Group Title: Circular
Title: Florida citrus spray and dust schedule
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Permanent Link: http://ufdc.ufl.edu/UF00014478/00001
 Material Information
Title: Florida citrus spray and dust schedule
Series Title: Circular
Physical Description: 13 v. : ; 23 cm. (folded)
Language: English
Creator: University of Florida -- Institute of Food and Agricultural Sciences
Publisher: Florida Cooperative Extension Service, Institute of Food and Agricultural Sciences, University of Florida
Place of Publication: Gainesville Fla
Publication Date: 1974-197
Frequency: annual
regular
 Subjects
Subject: Citrus -- Diseases and pests -- Periodicals   ( lcsh )
Spraying and dusting in agriculture -- Periodicals -- Florida   ( lcsh )
Pests -- Control -- Periodicals   ( lcsh )
Genre: periodical   ( marcgt )
 Notes
Statement of Responsibility: University of Florida, Institute of Food and Agricultural Sciences.
Dates or Sequential Designation: 1967-197.
Issuing Body: Issued by: Florida Citrus Commission Advisory Committee, 1967-1969; by the Florida Dept. of Citrus Advisory Committee, 1970-1973.
General Note: Description based on: 1976 edition.
 Record Information
Bibliographic ID: UF00014478
Volume ID: VID00001
Source Institution: University of Florida
Holding Location: University of Florida
Rights Management: All rights reserved by the source institution and holding location.
Resource Identifier: ltqf - AAA6878
ltuf - AJE8131
oclc - 08265255
alephbibnum - 001735447
 Related Items
Preceded by: Better fruit program.
Succeeded by: Florida citrus spray guide.
Other version: Alternate version (PALMM)
PALMM Version

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January 1974 Circular 393

FLORIDA CITRUS

SPRAY

AND DUST

SCHEDULE

111W74

Effective and Safe Use of Agricultural Chemicals
in Citrus Production



Before using any pesticide:


Read the complete label
Read the Precautions in this
schedule

This program was compiled by the University of
Florida. lsitite.~nf ia &nces, and
U. S.,Departrltnt of rru Research
Service, .jtBJ~wyicetiC di rms|

F6r addition ip(rmratbn 'corsult your county Ex-
tensi n Director.

i...S. ilniv. of Florida|
Florida CooperatlextWExfM it S!eice
Institute of Food and Agricultural Sciences
University of Florida, Gainesvllle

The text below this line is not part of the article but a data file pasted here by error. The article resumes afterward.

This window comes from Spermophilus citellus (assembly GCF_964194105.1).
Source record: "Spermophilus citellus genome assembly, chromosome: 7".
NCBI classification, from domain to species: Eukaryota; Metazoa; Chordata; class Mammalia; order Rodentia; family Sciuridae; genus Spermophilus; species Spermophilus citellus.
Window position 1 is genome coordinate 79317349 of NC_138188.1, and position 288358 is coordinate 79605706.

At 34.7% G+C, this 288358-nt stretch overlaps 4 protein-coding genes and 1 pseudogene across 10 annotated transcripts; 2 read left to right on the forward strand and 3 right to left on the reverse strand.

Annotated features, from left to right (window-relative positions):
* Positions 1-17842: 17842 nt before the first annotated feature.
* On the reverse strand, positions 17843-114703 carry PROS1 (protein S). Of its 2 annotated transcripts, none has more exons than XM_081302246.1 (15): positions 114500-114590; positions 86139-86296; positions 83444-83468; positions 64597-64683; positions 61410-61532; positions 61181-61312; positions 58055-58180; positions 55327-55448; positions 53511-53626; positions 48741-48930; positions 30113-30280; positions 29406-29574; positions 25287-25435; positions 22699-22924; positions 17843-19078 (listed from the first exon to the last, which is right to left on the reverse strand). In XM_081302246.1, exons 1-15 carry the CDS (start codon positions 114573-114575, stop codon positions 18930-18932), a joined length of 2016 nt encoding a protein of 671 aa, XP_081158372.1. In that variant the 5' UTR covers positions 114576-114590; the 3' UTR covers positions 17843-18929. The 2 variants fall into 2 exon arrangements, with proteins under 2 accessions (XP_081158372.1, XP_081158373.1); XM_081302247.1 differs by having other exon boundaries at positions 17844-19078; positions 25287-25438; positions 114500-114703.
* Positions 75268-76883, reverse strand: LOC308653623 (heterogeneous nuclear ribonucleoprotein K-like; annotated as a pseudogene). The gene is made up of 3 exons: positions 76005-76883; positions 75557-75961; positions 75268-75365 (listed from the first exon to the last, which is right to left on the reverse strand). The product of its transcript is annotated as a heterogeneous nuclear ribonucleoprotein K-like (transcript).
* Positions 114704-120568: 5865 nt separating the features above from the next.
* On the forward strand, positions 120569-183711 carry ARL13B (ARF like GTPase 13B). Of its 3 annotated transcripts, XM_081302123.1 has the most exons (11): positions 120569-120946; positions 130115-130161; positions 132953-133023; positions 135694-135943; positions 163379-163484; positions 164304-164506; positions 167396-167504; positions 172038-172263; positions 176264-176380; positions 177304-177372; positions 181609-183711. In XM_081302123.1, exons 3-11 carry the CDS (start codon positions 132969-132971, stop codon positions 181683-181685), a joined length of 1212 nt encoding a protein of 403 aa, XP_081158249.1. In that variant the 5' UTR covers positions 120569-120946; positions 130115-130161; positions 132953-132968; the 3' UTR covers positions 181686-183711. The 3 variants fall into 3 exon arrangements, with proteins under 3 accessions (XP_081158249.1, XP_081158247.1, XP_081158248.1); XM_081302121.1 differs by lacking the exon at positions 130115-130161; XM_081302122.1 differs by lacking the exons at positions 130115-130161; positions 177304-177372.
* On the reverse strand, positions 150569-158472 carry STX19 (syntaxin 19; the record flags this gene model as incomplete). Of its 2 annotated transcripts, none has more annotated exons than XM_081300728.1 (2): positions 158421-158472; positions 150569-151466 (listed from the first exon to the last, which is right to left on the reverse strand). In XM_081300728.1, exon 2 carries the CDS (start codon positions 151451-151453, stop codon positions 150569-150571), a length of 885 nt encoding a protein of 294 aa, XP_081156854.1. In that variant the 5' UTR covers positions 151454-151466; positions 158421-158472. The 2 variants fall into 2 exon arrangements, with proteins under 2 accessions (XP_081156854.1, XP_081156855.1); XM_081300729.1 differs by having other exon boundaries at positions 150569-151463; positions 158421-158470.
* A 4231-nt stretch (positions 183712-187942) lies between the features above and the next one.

RESTRICTIONS ON PESTICIDE USE

The U. S. Environmental Protection Agency or authorized state agen-
cies have approved labels for the pesticides mentioned in this Schedule,
prescribing conditions for their safe use, and establishing waiting periods
between application and harvest that will ensure the residues on fresh fruit
grown will not exceed the federally established tolerance. If used prehar-
vest, no limiting tolerances have been set for sulfur, copper, zinc, man-
ganese, and oil.
The following table is extracted from the EPA Compendium of Regis-
tered Pesticides as of December 1, 1973, and from registered state labels.


Dosage
Pesticide Lb. actual/acre


Waiting days (wd)
And other limitations
(see footnote)


Carzol SP 4.6$ 7 wd; registered for oranges, lemons,
grapefruit and tangerines
Chlorobenzilate 3.75 NTL
Comite 7.5 7 wd; registered only for oranges,
grapefruit and lemons. Do not
apply more than twice per year
Delnav 12.5 NTL; on lemon and lime do not apply
more than twice in 1 year; do not
make second application within
4 months after first
On other citrus do not reapply
within 3 months if fruit is present
during first application
Diazinon 10.0 21 wd
Difolatan 80.0 Do not apply when mature fruit is on
tree
Dimethoate 15 wd. when used at dosage of 0.5 Ib.
actual/100 gal. water. Regis-
tered for oranges, grapefruit,
tangerines and lemons; do not
apply during bloom period. Make
no more than 2 applications to
mature fruit
Ethion 10.0 30 wd; on grapefruit and orange only
7.5 21 wd; on lemon and lime; do not
apply more than once per
season
7.5 NTL; on grapefruit, orange, tangelo,
tangerine do not repeat within 90
days and do not apply more than
twice per season on tangerines
Ferbam 40.0 NTL
Guthion 7.5 28 wd; where 2 applications per
season; do not apply more than 2
times per fruit year
7 wd; where 1 application per season
Kelthane 8.0 7 wd
Lead arsenate 5.4 NTL; white grapefruit only, 1 to 6
weeks after bloom
2.6 NTL; pink and red grapefruit only, 1
to 6 weeks after bloom
Malathion 25.0 7 wd; do not apply during full bloom
Meta Systox-R 7 wd; do not apply more than twice
per season. Registered for
oranges, grapefruit, and lemons
Parathion 10.0 30 wd
4.0 14 wd
Phosphamidon 15.0 15 wd. Registered for only grapefruit,
lemon, orange and tangerine







Plictran 2.8 NTL; registered for oranges,
grapefruit, tangerines, lemons,
and limes only
Systox 2.5 21 wd; on orange, grapefruit and
lemon only
Torak 10.0 7 wd; do not apply more than twice a
year. Do not make a second
application within 3 months if
fruits were present on the tree at
the time of the first application
Trithion 5.0 30 wd
3.75 14 wd; 30 days required between
applications